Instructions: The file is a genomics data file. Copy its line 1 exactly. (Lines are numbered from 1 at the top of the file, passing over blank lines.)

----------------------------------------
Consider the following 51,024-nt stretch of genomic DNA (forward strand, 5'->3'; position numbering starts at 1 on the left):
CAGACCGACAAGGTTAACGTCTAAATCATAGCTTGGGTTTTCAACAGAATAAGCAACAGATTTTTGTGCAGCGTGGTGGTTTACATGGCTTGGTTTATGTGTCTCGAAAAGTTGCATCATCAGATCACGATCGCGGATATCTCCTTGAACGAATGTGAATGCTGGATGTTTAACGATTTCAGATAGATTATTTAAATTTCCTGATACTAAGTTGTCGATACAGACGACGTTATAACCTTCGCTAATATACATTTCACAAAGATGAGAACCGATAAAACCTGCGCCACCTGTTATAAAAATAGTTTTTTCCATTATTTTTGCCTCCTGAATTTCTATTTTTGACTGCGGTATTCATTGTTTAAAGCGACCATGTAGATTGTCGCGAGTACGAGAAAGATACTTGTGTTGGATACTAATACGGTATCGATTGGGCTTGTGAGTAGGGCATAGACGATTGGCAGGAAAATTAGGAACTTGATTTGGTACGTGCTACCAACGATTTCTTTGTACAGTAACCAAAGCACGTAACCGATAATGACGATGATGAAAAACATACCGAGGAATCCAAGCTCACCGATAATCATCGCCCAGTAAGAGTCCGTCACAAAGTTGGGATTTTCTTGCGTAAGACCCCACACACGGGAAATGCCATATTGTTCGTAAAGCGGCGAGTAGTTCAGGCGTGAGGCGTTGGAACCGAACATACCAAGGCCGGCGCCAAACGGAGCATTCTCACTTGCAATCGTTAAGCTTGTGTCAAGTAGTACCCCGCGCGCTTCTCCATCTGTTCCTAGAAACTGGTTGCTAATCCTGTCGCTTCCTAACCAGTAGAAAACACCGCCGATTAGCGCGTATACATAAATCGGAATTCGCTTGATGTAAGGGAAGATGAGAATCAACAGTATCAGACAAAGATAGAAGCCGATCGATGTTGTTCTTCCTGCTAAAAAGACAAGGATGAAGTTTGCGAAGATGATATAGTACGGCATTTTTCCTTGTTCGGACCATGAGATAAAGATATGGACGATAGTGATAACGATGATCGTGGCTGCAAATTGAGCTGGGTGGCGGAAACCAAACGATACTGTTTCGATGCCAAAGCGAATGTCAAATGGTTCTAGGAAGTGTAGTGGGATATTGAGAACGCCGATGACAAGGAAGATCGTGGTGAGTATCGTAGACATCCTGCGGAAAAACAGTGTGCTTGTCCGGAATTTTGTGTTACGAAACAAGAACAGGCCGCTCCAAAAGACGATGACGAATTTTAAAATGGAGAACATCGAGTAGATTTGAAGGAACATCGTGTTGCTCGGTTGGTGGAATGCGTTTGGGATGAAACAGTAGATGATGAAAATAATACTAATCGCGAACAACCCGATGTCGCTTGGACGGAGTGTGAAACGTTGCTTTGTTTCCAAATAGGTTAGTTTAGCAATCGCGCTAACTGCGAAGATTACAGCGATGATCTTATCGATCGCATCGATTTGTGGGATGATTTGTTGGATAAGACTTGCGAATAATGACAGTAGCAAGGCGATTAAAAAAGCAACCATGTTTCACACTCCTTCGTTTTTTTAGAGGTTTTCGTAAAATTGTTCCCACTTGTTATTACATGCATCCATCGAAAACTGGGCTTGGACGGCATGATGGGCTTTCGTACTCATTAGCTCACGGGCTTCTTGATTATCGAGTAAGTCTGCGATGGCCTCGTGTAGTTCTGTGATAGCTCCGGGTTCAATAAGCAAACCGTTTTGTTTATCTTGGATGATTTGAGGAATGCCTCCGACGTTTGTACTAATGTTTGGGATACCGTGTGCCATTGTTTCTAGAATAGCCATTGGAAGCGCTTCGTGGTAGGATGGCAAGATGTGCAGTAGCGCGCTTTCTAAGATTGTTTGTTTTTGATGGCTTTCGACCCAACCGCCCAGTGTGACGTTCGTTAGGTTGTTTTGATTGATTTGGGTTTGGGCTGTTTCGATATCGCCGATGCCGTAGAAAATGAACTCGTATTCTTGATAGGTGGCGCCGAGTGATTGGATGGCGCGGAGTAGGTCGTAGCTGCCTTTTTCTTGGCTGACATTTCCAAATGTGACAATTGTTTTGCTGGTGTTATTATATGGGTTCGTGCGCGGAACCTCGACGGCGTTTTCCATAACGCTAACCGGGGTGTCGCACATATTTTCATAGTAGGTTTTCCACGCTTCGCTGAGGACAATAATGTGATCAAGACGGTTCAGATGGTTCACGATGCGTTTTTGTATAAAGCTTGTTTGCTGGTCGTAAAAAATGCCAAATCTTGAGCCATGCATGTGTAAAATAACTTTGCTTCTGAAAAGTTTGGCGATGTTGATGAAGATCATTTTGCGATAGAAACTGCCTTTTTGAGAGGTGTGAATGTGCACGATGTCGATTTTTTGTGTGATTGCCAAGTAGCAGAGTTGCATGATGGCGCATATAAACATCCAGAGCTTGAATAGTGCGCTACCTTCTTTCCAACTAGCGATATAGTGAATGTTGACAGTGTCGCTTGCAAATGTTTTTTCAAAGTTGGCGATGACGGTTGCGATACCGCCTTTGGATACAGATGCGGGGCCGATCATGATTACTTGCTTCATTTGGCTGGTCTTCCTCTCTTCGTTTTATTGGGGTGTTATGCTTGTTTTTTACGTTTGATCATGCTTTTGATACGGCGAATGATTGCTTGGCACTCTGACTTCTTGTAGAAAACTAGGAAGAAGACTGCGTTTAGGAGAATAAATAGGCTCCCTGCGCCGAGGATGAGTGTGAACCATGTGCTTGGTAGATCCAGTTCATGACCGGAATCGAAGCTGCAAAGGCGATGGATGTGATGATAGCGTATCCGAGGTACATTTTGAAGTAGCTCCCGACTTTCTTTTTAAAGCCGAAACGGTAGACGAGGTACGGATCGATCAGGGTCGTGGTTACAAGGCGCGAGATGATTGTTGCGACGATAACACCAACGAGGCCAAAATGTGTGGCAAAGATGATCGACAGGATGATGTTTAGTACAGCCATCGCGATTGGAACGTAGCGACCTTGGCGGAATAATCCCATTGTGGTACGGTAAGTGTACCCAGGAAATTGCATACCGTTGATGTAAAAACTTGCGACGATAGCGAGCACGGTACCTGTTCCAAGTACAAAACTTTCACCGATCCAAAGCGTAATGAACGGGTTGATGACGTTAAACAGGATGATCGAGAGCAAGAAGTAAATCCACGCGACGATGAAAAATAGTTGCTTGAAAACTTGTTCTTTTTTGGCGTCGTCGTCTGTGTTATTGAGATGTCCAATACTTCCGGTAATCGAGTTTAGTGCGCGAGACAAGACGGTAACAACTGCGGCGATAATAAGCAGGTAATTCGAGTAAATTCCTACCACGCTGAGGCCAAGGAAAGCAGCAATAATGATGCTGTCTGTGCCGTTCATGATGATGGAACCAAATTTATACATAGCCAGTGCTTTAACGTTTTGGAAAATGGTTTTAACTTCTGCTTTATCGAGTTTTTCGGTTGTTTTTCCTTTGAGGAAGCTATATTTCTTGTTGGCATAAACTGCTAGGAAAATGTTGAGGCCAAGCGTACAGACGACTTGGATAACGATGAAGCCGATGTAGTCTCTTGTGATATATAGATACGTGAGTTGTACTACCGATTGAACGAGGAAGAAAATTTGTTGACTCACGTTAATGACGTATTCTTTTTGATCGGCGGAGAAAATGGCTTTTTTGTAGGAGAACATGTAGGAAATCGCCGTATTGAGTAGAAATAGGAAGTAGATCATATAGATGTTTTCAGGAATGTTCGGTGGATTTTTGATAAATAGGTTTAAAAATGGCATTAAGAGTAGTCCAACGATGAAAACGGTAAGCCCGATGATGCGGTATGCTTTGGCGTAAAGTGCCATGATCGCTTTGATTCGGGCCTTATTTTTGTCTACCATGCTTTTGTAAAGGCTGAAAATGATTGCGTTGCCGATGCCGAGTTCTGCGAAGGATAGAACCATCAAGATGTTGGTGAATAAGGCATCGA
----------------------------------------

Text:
Consider the following 51,024-nt stretch of genomic DNA (forward strand, 5'->3'; position numbering starts at 1 on the left):